Today I saw a quote on Twitter that read “it’s never too late to be what you might have been.” From a handle called “motivational quotes.” I don’t really find this quote motivational, and here’s why.
My life trajectory has been permanently altered by my mental health conditions, and that’s okay.
Before I got sick, I was supposed to be a doctor or lawyer or the first woman President or something. I was a bright kid, made straight As, worked hard, and was very, very good at hiding my pain. I had “potential,” which is a term I don’t really like anyway because human beings are valuable as they are and shouldn’t be valued based on what unknowable future they might have.
Then I reached adulthood. The stresses of the world were now too much for my pain to be buried. I became dependent on substances, developed an eating disorder, and became overwhelmed with depression, anxiety, and suicidality. I got diagnostic labels slapped on me from every direction and, suddenly, I wasn’t going to be who I was supposed to be.
But you know what? Instead, I started working in mental health advocacy. I found an academic path that I actually really love. I moved to a new state and connected with a community of peers. I met inspiring women like Amanda, Joann, Jennifer, and Aubrey who become role models and cheerleaders. I like this new trajectory. So what if it isn’t as glamorous as my supposed destiny?
Chronic illness diagnoses start a mourning process, and that’s okay.
Whether it’s an autoimmune, mental health, or other chronic condition, getting one of these diagnoses starts a mourning process. We all grow up with an image in mind of what will happen to us. When we learn that we are sick and we will probably always be sick, that image seems tarnished. I had to mourn the loss of that image. It was painful, heartbreaking, and filled with guilt, but I had to do it. I had to learn to value who I am now, not who I could be. I had to learn to appreciate what I have now, not what I could have if I worked hard enough. I had to learn to love me. Not potential me. Not ideal me. Just me.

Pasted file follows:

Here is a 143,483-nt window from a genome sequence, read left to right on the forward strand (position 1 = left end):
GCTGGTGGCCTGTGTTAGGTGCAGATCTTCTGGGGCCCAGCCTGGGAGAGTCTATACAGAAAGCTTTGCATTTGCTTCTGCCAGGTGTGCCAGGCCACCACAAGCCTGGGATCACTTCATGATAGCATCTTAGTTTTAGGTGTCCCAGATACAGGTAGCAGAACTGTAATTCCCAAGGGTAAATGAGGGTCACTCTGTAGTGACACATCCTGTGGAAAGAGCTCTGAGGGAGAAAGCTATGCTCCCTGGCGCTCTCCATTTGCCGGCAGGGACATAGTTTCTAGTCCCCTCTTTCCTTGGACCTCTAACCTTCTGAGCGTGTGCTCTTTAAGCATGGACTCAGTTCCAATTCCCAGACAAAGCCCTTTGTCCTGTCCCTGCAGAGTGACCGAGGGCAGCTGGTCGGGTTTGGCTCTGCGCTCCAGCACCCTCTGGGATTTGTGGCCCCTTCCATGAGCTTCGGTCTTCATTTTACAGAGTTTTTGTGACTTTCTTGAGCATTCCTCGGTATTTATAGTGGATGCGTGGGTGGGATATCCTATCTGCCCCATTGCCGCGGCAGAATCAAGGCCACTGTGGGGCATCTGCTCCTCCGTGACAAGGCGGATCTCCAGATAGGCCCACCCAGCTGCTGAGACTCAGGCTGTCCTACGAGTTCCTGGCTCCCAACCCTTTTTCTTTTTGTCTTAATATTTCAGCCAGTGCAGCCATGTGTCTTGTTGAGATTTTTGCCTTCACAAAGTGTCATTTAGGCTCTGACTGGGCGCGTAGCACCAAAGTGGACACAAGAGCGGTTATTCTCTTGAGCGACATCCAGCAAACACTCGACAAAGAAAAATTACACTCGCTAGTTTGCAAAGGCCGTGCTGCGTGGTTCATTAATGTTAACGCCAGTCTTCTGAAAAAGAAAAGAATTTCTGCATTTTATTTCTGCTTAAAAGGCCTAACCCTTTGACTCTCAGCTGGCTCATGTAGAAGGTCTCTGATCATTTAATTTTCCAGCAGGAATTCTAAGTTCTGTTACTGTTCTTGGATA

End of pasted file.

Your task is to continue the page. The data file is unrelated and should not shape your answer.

Cramming a disability into a predetermined mold doesn’t really work, and that’s okay.
When I was admitted to a psychiatric hospital for the first time, the goal was always to get me “back to normal.” Normal meaning free of any and all traces of psychiatric disability. No more symptoms. All trauma healed. Be who I am supposed to be. When I figured out that “back to normal” wasn’t a real place for me, I was pushed instead into the box of “permanently disabled, get on welfare, move into a group home.” Well, I didn’t fit there either.
I’ve learned that, instead of trying to force me and my disabilities into a box, I should probably build a box myself that fit me just right. Maybe I can’t handle full-time college. That’s fine, I’ll take 9-10 hours a semester. Maybe I can’t manage ridiculous food service working hours. That’s fine, I can find work with reasonable, predictable hours. Maybe I’ll always have symptoms that interfere with my ability to concentrate or be productive. That’s fine, that’s what the Americans with Disabilities Act is for. I made my own box. It isn’t all or nothing.
Self-determination is more important than destiny.
What I’m saying in all of this is that empowerment, self-determination, and self-acceptance are far more important than achieving some idealized future version of myself. The idealized future version of Kate makes current Kate feel guilty, lazy, and damaged, none of which are healthy things for me to be weighed down by. I choose to focus instead on:
- Feeling strong and empowered to make decisions for myself
- Having the love and support I need to feel capable and competent
- Working hard toward my immediate goals so that the future is full of as many opportunities as possible
- Being kind to myself, recognizing my limitations, and praising my accomplishments
- Making the best use I can of what I have right now, because present me is most important
I’ve got one life. I’m just going to live it free of guilt about who I might have been.